2

I wanted to write a unit test to confirm my "otherwise" logic was working correctly. This is how I expected to do it:

it('should handle unknown routes properly', inject(function($location, $rootScope) {
    $location.path('/unknown');

    $rootScope.$digest();

    expect($location.path()).toBe('/yikes');
}));

However, what I discovered is that I had to inject $route to make this test work. Keep in mind, the unit test code didn't have to use $route but apparently it needed to be instantiated to make $location work properly.

Here's a plunkr if you're interested in more details. Why does $route have to be included when unit testing $location only?

I see lots of discussion that seems to be related:

3

The reason your test doesn't work is because $route performs the redirect logic, and $route isn't instantiated directly or indirectly from your setup. $route is instantiated only if it's injected as a dependency somewhere, such as the ng-view directive. In a real Angular setup, you'll typically configure $routeProvider and define ng-view somewhere on the page. If no ng-view exists, $route really shouldn't be instantiated and perform extra logic that slows down the app. $route and ng-view are meant to be used together.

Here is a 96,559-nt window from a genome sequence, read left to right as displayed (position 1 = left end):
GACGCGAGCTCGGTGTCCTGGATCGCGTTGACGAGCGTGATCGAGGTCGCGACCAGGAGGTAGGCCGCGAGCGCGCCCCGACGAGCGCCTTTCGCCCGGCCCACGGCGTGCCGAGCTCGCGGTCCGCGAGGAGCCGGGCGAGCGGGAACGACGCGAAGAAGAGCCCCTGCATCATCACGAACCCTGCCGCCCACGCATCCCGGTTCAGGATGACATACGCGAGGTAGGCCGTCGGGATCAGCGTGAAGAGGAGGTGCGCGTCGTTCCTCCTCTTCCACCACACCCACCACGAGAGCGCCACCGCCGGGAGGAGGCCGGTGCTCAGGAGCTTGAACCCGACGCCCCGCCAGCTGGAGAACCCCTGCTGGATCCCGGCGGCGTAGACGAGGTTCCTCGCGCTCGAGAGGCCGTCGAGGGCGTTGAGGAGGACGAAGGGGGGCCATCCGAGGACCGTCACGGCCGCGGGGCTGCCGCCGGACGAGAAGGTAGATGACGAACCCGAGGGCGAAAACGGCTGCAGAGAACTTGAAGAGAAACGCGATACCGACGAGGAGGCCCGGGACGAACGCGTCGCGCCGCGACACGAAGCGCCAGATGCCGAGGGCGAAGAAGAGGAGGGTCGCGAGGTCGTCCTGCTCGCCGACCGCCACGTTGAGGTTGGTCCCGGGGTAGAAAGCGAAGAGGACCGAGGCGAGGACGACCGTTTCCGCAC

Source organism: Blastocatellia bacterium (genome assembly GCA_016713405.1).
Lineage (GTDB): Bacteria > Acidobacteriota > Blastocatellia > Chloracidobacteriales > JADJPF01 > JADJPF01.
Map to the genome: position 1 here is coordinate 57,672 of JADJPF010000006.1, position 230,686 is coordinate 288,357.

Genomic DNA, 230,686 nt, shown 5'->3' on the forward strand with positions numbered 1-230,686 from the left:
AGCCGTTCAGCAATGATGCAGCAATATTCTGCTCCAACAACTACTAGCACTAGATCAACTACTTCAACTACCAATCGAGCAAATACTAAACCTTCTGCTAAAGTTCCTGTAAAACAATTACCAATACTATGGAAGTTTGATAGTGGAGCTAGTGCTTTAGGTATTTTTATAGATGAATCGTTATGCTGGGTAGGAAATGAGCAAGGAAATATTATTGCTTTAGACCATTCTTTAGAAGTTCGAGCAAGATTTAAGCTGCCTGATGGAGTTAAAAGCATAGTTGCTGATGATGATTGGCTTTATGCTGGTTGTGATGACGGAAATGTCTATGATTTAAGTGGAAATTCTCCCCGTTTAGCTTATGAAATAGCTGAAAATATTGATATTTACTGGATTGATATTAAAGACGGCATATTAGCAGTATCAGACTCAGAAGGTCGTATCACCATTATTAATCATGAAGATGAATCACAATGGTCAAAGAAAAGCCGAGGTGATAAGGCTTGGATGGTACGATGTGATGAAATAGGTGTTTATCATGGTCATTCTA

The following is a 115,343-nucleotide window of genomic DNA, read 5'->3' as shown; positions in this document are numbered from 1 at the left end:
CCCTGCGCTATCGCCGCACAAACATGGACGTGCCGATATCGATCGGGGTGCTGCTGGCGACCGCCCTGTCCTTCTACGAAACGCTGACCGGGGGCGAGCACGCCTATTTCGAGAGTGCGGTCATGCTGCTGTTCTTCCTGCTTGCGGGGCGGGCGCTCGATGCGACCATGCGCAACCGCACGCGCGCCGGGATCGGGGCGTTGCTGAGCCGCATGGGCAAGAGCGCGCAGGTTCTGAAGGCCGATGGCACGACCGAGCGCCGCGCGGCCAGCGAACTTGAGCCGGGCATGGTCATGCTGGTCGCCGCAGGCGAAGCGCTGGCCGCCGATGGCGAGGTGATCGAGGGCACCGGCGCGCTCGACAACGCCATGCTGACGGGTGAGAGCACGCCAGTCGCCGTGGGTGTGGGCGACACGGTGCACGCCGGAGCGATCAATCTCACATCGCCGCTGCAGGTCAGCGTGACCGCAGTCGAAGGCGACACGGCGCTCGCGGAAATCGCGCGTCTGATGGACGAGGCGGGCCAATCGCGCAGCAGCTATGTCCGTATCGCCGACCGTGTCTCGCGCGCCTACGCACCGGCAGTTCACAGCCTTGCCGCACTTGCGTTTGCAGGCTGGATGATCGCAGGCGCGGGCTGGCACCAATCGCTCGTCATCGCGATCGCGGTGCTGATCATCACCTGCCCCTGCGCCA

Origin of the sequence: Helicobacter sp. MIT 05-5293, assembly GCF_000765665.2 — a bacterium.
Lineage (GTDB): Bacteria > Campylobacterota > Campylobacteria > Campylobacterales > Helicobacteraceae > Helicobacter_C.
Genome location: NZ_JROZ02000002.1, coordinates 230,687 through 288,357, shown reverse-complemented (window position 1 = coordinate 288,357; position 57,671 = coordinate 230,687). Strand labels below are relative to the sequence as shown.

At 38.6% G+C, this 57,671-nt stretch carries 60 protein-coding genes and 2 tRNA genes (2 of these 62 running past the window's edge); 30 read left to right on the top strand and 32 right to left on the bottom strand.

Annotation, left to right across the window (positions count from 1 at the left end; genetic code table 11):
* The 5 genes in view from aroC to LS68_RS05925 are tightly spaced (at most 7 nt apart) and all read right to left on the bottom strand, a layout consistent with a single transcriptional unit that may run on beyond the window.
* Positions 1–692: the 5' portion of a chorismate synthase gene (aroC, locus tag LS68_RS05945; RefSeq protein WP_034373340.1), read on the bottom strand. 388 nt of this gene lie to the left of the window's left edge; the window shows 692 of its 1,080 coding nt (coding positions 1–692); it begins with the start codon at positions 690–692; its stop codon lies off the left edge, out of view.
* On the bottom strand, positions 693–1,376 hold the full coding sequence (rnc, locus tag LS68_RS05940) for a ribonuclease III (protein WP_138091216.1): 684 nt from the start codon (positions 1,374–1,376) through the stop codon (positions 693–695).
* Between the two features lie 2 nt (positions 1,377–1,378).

In order to get this working, you have to either

  1. Inject $route somewhere or
  2. Do a $compile on an element with ng-view. It's important that $route be instantiated before the bad location is attempted or else $route won't know to redirect to the otherwise location.

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